The Writing Room

Stephen King isn’t the only one to say it. Virtually every writer understands the importance of having a special place to write. The trick is finding such a place.

Not all of us are afforded the luxury of a spare room in our homes. We imagine the day where we can retreat to our inner sanctum, surrounded by all of our reference books and inspiring flotsam. We think that if we can just get to that point, we will write non-stop.

Here’s the thing: you won’t get there until you’re already there.

If you do not have the discipline to find a place to write, no secret vault where you can shut yourself out from the world will help you. The important thing is to, right now, today, this very moment, find your place to write. This can be something simple as a corner in one room. It can be a bench in the nearby park that you haunt. It can be the Starbucks around the corner. The place only matters in that it affords you the area with which to write.

There are some caveats. First, your writing place must be easily accessible. It’s no use having your writing place at the park thirty miles away that you can only get to every second Tuesday. You need a place where you can go easily and quickly. Give yourself no excuse to not write.

Second, you absolutely should not have a phone in your writing place. Even if you are writing in the coffee shop or park or wherever, turn the blasted thing off. Let everyone know you’re unavailable for the hour (or however long) you are to write. Phones are distracting. Your time is precious.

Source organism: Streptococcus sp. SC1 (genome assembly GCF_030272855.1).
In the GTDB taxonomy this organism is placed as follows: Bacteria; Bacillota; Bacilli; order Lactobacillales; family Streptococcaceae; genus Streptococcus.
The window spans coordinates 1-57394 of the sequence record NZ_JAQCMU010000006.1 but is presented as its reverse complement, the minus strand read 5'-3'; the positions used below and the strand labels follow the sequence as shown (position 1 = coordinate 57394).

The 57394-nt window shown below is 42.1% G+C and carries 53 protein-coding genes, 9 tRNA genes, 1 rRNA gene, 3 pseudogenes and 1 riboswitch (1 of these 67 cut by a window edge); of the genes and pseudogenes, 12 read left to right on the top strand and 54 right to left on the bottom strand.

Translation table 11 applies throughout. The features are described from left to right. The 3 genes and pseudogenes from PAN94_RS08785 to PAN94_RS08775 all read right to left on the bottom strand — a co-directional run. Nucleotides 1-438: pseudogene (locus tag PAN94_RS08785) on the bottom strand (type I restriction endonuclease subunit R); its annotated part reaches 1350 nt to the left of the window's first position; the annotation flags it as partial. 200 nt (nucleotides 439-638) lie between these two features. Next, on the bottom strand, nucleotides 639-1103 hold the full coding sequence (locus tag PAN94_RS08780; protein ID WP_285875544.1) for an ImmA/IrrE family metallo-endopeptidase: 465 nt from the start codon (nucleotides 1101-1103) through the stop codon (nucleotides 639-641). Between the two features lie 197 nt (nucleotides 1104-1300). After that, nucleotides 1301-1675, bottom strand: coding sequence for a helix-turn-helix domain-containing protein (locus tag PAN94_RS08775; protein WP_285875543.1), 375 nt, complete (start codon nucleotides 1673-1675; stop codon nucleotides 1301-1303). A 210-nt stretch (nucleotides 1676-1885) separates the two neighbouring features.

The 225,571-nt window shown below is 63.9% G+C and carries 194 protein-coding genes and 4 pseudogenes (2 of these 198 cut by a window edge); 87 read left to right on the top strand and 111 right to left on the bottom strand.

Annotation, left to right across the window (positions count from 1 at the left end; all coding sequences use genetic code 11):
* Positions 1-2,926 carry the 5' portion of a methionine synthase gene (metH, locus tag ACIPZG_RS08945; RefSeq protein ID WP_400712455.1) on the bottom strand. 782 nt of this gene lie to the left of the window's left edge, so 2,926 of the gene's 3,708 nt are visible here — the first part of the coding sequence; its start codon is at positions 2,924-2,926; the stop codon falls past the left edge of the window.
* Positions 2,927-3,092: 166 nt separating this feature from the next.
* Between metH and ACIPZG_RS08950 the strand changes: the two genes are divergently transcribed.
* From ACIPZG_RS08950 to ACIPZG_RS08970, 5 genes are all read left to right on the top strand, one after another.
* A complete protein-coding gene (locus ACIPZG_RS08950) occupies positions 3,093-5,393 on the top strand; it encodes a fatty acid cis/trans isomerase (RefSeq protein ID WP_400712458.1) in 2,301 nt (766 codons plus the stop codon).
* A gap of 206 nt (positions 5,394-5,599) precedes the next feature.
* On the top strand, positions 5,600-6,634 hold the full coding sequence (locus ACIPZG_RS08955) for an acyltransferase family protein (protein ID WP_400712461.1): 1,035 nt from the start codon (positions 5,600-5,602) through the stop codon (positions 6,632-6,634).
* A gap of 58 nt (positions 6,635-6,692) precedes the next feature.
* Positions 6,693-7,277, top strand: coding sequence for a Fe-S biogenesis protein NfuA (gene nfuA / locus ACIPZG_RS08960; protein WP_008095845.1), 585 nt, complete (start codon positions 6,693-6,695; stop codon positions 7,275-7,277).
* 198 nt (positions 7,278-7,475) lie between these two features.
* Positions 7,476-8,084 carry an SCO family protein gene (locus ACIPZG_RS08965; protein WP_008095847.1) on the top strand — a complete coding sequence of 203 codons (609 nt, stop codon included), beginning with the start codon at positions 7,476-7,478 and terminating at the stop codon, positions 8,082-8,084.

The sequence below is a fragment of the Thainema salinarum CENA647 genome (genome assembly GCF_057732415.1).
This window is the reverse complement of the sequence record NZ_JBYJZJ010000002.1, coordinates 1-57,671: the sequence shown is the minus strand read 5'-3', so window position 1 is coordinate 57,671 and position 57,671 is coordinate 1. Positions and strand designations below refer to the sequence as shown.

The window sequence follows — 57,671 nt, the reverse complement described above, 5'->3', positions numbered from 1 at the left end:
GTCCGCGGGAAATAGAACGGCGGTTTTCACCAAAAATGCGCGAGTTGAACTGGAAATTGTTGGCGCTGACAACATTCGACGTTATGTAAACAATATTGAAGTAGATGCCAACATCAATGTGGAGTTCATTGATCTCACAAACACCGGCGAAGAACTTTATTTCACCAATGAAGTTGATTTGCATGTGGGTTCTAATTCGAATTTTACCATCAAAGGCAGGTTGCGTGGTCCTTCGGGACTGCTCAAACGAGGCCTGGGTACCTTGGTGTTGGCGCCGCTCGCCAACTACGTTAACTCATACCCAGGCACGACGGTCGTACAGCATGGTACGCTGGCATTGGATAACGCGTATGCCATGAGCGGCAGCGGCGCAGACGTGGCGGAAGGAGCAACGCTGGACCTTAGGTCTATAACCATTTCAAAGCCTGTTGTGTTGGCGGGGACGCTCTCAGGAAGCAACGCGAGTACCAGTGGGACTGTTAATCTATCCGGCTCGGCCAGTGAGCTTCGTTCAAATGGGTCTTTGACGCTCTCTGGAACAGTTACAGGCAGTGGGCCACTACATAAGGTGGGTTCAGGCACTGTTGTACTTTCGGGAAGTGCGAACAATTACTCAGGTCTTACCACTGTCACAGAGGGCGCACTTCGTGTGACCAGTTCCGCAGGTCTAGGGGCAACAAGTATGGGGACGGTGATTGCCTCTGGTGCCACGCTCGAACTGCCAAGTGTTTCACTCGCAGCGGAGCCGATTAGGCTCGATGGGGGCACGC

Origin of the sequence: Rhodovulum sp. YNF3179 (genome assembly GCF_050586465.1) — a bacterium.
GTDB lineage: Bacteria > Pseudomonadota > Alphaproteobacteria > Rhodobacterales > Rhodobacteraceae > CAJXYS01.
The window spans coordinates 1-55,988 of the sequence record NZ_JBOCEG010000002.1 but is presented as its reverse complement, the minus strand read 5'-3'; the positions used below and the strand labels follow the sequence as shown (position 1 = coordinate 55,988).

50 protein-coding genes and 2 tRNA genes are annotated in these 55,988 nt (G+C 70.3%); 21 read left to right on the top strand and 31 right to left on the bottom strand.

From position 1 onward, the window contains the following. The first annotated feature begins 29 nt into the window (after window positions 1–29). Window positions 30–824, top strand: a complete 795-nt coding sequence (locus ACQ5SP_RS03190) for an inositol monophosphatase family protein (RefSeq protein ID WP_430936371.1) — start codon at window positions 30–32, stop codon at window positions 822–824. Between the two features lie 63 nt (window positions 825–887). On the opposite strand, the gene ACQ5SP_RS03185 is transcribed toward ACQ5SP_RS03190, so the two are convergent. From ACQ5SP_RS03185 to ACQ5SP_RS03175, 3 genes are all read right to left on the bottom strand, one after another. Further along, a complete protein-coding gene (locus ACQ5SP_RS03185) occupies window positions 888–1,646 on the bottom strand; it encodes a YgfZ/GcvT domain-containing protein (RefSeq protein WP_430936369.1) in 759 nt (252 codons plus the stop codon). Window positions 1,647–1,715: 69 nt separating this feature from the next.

Third, speaking of distraction, you should write in a place that provides no distraction. If you write in the Starbucks, find a corner, plug in to your MP3 player, and face the wall. If you write at home, don’t write in the same room in which there is a television. These things pull us away from our writing.

If you cannot find a place to write today, you haven’t yet committed to writing. You should dedicate at least an hour to writing* every day. If you cannot do that, you are not serious enough to write. I know a person who has to drive 90 minutes one-way to their job every morning. He has a function every evening until 9PM. He also attends school online. He still finds time to write every day. That’s not amazing, that’s discipline.

If you’ve got the discipline pegged, now you need to find your place. Although, most likely, if you’ve got one you’ve done the other.


*An hour may seem arbitrary, and probably is. Do it anyway. It doesn’t have to be a contiguous hour.

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